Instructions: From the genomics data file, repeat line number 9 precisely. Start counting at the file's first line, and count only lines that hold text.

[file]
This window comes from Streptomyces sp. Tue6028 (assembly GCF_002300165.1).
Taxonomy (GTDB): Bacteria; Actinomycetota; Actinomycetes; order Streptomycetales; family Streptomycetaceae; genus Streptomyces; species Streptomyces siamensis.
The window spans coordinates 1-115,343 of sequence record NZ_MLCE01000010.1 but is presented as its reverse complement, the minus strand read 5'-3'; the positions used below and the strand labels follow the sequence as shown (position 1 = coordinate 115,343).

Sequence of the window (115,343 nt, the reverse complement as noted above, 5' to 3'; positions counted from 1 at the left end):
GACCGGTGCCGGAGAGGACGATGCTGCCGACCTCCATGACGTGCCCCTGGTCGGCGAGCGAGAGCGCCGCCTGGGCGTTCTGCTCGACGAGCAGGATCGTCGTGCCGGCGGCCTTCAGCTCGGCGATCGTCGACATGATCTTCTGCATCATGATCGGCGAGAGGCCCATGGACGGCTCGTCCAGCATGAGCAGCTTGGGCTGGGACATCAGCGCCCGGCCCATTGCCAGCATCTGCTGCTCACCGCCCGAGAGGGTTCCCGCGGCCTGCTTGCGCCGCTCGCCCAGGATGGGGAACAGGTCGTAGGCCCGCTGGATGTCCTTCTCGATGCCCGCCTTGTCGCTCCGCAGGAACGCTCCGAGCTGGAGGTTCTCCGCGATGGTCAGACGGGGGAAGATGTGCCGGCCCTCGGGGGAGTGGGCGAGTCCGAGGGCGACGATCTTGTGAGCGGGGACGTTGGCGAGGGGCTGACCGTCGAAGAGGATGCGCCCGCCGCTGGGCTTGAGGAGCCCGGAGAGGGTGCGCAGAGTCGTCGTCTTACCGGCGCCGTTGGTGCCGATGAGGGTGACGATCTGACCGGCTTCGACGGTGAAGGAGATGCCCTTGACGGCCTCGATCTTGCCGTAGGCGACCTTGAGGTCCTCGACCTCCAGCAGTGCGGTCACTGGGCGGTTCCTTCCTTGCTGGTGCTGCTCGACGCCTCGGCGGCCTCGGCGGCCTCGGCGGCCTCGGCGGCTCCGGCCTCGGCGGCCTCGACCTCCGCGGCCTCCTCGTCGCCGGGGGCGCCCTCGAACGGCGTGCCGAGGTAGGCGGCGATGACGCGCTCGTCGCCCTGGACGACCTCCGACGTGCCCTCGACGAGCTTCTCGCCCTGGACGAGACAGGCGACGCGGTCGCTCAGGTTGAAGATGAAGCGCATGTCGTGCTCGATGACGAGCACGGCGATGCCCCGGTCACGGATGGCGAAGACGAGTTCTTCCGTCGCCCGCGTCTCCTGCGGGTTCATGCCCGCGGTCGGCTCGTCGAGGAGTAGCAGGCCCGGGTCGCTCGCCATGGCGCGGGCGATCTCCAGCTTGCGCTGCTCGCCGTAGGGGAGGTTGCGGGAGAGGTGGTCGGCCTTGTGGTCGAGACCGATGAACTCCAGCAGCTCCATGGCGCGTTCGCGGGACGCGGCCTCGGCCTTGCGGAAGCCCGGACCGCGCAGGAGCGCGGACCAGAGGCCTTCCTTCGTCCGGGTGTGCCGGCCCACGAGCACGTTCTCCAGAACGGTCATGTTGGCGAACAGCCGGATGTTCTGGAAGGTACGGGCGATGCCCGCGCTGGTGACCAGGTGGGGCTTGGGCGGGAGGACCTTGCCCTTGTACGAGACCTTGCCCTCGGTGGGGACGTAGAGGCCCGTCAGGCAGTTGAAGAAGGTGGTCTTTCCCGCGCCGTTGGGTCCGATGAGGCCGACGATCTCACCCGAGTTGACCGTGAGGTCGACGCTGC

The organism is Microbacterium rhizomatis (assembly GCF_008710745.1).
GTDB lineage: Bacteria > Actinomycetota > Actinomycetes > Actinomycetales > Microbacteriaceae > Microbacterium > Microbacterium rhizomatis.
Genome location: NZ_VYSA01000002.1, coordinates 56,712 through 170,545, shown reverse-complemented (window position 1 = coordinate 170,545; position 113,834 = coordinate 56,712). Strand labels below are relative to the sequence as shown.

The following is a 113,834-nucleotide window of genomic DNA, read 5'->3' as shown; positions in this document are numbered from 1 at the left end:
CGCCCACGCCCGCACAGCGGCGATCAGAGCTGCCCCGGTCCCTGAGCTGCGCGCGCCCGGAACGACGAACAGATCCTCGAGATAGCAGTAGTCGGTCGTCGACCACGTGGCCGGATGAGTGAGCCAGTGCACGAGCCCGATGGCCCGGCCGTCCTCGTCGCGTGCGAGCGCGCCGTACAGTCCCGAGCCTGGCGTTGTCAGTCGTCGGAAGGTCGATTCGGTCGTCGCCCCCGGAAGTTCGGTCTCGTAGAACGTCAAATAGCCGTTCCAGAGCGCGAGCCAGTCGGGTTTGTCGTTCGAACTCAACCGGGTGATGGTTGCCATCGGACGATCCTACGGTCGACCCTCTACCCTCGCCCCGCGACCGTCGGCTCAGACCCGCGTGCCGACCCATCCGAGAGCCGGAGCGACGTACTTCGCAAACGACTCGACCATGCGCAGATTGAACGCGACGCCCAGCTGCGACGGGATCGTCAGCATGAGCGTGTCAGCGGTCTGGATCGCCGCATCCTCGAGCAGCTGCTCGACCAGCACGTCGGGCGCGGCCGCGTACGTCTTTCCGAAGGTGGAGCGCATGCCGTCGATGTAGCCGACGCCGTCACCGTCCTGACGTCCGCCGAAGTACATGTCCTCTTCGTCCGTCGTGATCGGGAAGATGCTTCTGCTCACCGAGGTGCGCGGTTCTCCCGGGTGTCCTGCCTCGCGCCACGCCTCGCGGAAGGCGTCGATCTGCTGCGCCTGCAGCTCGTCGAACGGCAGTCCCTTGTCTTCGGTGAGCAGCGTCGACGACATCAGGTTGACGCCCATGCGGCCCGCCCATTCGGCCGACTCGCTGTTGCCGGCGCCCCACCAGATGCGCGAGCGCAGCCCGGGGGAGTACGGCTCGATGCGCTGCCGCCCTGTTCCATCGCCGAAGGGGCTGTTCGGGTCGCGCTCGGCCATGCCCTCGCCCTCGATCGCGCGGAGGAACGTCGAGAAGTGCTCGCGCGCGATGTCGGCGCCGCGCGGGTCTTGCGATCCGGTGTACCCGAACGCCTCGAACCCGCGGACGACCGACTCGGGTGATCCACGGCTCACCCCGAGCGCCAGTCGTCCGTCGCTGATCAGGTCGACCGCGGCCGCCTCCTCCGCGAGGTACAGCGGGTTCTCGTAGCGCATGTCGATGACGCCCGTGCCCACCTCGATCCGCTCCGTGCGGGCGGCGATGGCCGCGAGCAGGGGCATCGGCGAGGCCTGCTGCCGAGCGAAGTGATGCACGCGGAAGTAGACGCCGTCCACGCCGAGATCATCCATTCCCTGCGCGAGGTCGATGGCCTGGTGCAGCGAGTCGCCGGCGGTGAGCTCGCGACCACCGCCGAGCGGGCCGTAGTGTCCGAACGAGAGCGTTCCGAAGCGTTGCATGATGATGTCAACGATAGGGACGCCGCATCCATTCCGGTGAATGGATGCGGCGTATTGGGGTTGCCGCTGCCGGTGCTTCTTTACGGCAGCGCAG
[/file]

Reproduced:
The following is a 113,834-nucleotide window of genomic DNA, read 5'->3' as shown; positions in this document are numbered from 1 at the left end: